Japanese shares closed higher on Monday following bigger appetite for stocks that were set to go ex-dividend this week, although gains were capped due to U.S.-Sino tensions.
The benchmark Nikkei share average rose 1.32% to 23,511.62 and the broader Topix gained 1.69% to 1,661.93. All but two of the 33 sector sub-indexes on the Tokyo exchange traded higher.
Investors took cues from Wall Street’s positive finish on Friday when main indexes gained more than 1%, while in Japan, analysts cited demand for index futures by index and mutual funds lifting sentiment a day before the ex-dividend date.
But U.S.-China tensions capped gains after reports the U.S. had sent letters informing companies that suppliers of certain equipment to China’s Semiconductor Manufacturing International Corporation must apply for individual export licenses.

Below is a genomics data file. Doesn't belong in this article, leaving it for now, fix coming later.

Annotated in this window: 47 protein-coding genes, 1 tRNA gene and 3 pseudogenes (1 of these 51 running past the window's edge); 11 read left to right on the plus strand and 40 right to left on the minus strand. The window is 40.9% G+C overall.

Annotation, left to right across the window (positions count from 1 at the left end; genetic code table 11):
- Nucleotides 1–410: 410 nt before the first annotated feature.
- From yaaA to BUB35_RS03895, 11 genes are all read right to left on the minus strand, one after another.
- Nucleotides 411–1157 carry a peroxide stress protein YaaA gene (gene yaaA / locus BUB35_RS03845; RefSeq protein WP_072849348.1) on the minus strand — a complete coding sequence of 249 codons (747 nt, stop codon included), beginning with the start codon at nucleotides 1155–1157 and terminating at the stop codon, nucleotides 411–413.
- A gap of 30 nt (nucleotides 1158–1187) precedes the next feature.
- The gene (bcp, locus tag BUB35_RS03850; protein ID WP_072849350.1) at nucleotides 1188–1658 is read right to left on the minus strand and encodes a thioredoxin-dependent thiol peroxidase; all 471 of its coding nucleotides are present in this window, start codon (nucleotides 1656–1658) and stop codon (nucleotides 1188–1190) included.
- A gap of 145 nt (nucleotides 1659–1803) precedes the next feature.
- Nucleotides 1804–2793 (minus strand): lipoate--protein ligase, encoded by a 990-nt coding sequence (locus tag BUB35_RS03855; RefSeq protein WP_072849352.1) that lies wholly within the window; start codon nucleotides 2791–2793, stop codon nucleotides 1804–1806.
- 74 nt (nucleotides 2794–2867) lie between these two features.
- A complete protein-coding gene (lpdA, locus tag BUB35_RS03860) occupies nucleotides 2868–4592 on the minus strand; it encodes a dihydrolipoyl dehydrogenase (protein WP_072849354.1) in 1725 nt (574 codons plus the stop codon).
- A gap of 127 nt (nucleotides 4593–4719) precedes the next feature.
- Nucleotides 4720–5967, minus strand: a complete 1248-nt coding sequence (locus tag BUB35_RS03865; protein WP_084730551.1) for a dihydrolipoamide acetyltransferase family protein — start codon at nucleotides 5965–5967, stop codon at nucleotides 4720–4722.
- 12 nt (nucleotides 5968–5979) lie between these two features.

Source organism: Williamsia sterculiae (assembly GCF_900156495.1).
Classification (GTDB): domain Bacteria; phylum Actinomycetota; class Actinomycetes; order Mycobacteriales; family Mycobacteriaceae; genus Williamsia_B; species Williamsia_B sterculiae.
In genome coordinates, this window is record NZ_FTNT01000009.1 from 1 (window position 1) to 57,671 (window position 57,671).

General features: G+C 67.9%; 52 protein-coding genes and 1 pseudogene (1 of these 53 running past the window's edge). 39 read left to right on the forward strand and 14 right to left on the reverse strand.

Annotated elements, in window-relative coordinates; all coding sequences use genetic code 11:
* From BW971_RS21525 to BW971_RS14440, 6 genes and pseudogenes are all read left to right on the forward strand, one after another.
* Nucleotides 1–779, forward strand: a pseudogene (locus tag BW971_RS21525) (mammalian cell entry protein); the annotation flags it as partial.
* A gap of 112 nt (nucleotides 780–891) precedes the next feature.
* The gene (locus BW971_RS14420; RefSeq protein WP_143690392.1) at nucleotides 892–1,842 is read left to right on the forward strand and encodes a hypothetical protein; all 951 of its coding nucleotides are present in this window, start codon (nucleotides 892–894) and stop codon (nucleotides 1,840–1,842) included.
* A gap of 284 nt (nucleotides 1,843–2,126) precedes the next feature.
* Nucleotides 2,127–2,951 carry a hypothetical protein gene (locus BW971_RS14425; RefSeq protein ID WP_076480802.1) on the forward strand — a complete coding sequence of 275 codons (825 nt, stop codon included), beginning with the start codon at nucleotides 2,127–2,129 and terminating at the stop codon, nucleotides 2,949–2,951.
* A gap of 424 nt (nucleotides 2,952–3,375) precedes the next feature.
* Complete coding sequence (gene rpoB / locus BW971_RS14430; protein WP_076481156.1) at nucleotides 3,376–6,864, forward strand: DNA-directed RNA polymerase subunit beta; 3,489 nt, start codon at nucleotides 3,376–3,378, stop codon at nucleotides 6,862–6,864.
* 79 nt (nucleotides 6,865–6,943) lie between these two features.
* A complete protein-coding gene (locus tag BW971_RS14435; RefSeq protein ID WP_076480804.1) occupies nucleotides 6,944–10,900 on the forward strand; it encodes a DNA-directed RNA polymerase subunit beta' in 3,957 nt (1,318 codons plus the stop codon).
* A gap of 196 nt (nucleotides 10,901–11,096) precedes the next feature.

Amid the tech-related dispute between the two nations, chipmaker Kioxia Holdings Corp postponed plans for what would have been Japan’s largest initial public offering this year.
This triggered a sell-off in Toshiba Corp stocks, which had intended to return most of the IPO proceeds to shareholders, dropping more than 8% in early session before retracing some losses to trade 3.23% lower.
“It has become clear that the U.S. restrictions on China have affected various companies in the semi-conductor industry... but the magnitude of the effect will differ from companies to companies,” said Takashi Hiroki, chief strategist at Monex Securities.
Other semi-conductor shares also declined. Tokyo Electron and Advantest Corp slid 1.75% each.
Stocks that outperformed included Nitori Holdings, which edged 0.56% higher after the interior goods company announced upward revisions to earnings forecasts.
Elsewhere, the Mothers Index of start-up firm shares fell 1.62%.
(Reporting by Eimi Yamamitsu; editing by Uttaresh.V)